The versatility of the B-1B and its crew members was illustrated on the second night of the conflict when a B-1B, call sign Walla 64, penetrated the most heavily SAM/AAA defended area in Iraq and became the first Bone to operate over downtown Baghdad.
Walla 64’s mission was originally targeted against Republican Guard units south of Baghdad. Prior to taxi, orders were changed to new targets, six GPS jamming towers in the heart of Baghdad’s “Super MEZ” (super missile engagement zone). The GPS jamming towers were a critical target, for the majority of the Coalition’s precision weapons used GPS for accuracy.
Walla 64’s aircraft commander, Colonel Joe Brown, sat in the pilot’s seat on the right, while pilot Capt Lee Johnson was in the aircraft commander seat. Both men used using night vision goggles (NVG). Captains Steve Burgh and George Stone worked together as the Offensive Systems Officer and Defensive Systems Officer, respectively.
During the 2.5 hour flight to Iraq, Burgh and Stone calculated the best allocation of its twenty-four JDAMs to destroy the six towers, minimize collateral damage, and comply with all the many attack restrictions. They then entered all the target information into the offensive avionics system and verified the data to ensure they had 100% accurate target data. While they were doing this, Brown refueled from a KC-10 and Johnson did the communications necessary to built up a force package of 2 F-16CJs (Chop 77) and 2 EA-6B Prowlers (Hectic 64) to suppress enemy air defenses.
At 1825Z, at 27,000 feet, Walla 64 began its attack from the southeast corner of Baghdad, with Hectic 64 jamming and Chop 77 on-station. The city was completely illuminated, shining through a scattered cloud deck at about 10,000 feet. The defensive systems signaled that several surface-to-air missile (SAM) radars were radiating as the Bone circled around the north of the city.
The first release of six weapons went well, despite multiple AAA bursts all around the aircraft. Brown jinked the very maneuverable B-1B left to avoid the AAA, then turned west through the center of Baghdad for the next drop. Johnson observed a SAM launch and, after the last weapon had gone, Brown broke left and Stone released chaff and initiated jamming. Holding a heading to allow the JDAMS to sequentially release with a SAM on the way requires a cool head from everyone. When the SAM appeared to stop guiding on the aircraft, Brown rolled out for the next target.
Halfway through the attack, Johnson spotted two SAM launches in quick succession, with both missiles tracking the aircraft. Burgh directed the crew to maintain a steady platform for all the weapons to release safely on this strike, then cleared the pilots to maneuver. As soon as the six JDAMs were gone, Brown banked hard to the left as Stone dispensed chaff. From his right-hand seat, Brown couldn’t see the tracking missiles so he transferred aircraft control to Johnson who maneuvered the jet to defeat the SAMs. Brown observed one missile go ballistic while the second maintained a steady track on the aircraft. Brown took control of the aircraft back and rolled out on the next target heading while Johnson continued to visually track the missile. Stone’s chaff broke the missile lock and it went ballistic just 500 feet behind the aircraft. At this point, the AAA was extremely heavy and both pilots could see the torrent of shells going past the aircraft even after the tracers had burned out.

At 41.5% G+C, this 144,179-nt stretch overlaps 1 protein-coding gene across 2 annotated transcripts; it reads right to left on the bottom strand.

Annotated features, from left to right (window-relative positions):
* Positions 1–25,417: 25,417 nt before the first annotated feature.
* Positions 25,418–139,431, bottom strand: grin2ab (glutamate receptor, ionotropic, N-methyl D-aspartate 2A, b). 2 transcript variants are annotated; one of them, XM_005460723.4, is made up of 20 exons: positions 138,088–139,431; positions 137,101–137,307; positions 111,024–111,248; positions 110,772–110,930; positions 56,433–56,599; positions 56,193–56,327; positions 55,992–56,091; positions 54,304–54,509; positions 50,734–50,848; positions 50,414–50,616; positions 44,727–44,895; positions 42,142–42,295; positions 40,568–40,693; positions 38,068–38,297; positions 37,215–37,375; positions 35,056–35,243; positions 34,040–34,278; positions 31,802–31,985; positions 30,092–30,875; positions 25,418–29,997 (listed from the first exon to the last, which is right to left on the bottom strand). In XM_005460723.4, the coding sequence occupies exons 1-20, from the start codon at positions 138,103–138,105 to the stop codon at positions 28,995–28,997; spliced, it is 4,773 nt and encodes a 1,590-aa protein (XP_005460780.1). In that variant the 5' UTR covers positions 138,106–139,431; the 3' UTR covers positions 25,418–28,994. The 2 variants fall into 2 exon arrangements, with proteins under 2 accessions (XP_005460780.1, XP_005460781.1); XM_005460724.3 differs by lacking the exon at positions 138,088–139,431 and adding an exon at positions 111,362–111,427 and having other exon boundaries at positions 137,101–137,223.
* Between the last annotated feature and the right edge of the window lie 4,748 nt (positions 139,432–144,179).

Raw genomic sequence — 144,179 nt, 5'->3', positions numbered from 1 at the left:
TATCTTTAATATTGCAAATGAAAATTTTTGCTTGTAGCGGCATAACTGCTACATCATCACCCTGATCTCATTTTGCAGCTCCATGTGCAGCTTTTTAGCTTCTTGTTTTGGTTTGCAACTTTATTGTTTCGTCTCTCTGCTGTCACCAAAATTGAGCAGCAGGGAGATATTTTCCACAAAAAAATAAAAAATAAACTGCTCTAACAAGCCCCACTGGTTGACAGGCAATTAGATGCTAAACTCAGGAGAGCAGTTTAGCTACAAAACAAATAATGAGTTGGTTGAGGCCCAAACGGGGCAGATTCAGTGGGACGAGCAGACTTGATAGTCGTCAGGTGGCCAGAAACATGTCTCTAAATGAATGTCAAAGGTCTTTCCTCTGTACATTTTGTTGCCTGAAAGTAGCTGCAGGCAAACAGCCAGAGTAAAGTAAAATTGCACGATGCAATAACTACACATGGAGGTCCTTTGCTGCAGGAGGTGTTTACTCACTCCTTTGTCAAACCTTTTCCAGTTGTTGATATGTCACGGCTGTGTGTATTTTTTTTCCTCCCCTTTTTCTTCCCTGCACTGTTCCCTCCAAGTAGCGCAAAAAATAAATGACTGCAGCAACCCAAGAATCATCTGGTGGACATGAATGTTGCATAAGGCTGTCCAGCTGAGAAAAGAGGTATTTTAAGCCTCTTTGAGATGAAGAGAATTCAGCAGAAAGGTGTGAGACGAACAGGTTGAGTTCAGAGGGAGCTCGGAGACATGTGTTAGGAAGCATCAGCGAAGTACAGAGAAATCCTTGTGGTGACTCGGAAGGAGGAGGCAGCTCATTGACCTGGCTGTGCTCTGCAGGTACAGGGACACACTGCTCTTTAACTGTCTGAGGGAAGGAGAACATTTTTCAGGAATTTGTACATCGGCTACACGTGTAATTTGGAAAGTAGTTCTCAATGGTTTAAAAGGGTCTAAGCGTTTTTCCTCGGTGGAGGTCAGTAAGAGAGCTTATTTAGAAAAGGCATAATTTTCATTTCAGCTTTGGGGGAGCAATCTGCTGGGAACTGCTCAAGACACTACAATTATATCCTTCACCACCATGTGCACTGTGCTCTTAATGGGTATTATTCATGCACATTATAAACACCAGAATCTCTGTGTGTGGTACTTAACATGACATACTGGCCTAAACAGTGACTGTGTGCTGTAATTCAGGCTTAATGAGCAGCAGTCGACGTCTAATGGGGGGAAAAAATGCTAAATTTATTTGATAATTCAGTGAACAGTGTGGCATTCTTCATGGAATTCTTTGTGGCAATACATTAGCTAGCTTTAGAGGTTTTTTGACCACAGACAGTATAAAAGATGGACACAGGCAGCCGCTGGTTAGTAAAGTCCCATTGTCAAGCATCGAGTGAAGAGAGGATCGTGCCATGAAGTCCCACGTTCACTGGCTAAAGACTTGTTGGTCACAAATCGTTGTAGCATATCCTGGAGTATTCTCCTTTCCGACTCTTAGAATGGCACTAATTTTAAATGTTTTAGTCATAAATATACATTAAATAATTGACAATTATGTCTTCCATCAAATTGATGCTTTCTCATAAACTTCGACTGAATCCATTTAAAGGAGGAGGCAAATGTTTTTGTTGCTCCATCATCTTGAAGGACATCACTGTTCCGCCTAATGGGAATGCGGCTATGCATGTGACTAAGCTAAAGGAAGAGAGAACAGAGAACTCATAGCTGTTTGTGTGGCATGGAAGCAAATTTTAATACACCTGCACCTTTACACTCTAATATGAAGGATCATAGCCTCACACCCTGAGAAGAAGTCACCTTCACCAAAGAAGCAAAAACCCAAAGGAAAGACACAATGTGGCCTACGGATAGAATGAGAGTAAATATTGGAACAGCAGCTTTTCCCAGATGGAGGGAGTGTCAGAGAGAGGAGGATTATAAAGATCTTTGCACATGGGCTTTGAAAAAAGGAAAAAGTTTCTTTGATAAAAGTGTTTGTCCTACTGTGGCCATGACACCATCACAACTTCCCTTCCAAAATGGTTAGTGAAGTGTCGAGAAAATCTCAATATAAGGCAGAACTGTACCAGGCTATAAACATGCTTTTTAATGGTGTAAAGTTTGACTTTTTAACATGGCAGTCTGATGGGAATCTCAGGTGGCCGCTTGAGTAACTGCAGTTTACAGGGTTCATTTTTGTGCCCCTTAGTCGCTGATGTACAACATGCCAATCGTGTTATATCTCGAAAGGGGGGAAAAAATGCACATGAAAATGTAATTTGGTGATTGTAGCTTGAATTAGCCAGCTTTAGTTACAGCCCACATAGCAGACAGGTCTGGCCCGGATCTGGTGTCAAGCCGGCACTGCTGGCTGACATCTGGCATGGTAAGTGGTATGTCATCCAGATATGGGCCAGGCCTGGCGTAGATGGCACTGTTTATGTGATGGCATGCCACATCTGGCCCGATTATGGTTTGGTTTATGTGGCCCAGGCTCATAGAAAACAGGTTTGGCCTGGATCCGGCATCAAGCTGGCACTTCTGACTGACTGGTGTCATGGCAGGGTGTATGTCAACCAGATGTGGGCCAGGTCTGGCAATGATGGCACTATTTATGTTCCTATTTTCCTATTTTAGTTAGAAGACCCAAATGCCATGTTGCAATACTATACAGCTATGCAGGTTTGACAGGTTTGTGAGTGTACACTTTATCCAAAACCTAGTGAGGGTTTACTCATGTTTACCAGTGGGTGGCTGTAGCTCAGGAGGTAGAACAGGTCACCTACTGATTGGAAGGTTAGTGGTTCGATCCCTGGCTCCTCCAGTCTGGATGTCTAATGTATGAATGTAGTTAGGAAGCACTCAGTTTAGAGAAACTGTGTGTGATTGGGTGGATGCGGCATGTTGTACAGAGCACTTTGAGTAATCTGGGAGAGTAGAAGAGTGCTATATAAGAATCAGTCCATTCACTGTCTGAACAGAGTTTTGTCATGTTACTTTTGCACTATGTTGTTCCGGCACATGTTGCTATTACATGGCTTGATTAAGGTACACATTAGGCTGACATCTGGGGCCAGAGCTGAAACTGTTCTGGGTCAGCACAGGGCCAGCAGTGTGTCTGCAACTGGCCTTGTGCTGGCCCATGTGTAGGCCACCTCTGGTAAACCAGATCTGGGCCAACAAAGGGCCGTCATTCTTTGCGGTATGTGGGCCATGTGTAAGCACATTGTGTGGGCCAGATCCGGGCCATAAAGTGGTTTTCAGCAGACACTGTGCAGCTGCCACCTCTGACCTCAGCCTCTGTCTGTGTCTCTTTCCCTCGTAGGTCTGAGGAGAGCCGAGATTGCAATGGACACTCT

Brown transferred the aircraft back to Johnson for the last release since the majority of the intensifying AAA seemed to be coming from the right side. Just as Burgh released the final weapon, the crew detected another SAM launch at their 4 o’clock position. Johnson broke away from both the SAM and the AAA, as Stone initiated jamming and released chaffed. The missile appeared to drift aft on the canopy and then disappeared above Walla 64’s altitude.
In the impromptu battle, Walla 64 defeated four SAMs and heavy AAA to successfully release 23 of 24 JDAMs against the six GPS jamming towers and associated equipment in the Baghdad area. Post-strike Battle Damage Assessment (BDA) revealed four targets completely destroyed and one tower with light damage. No jamming indications were received from the targets in subsequent days and the GPS jamming systems were assessed as ineffective or destroyed.
On April 7, 2003, the same sort of flexible performance permitted a B-1B, Seek and Destroy, to demonstrate just how fast the “kill-chain” could be. It was assigned a new high priority target and twelve minutes later, it put two GBU-31 hard-target penetrator JDAMs on a restaurant where Saddam Hussein and his sons were reported to be. Seek and Destroy was flown by Captain Chris Wachter (aircraft commander) Captain Sloan Hollis (pilot) Lieutenant Colonel Fred Swan (offensive Weapons Systems Officer) and Lieutenant Joe Runci, (defensive Weapon System Officer) As it happened, the infamous father and sons team had just left, but the B-1B went on to attack 17 more targets.
There were literally scores of similar missions in which the B-1B crews skillfully used its much maligned electronic suites to overcome Iraqi defenses and take out Iraqi targets. There was nothing in the skies over Baghdad to compare with it, and the Bone will reign as the USAF’s primary bomber for decades to come.
Reprinted by Permission of Walter Boyne. First appeared in Flight Journal, April 2005.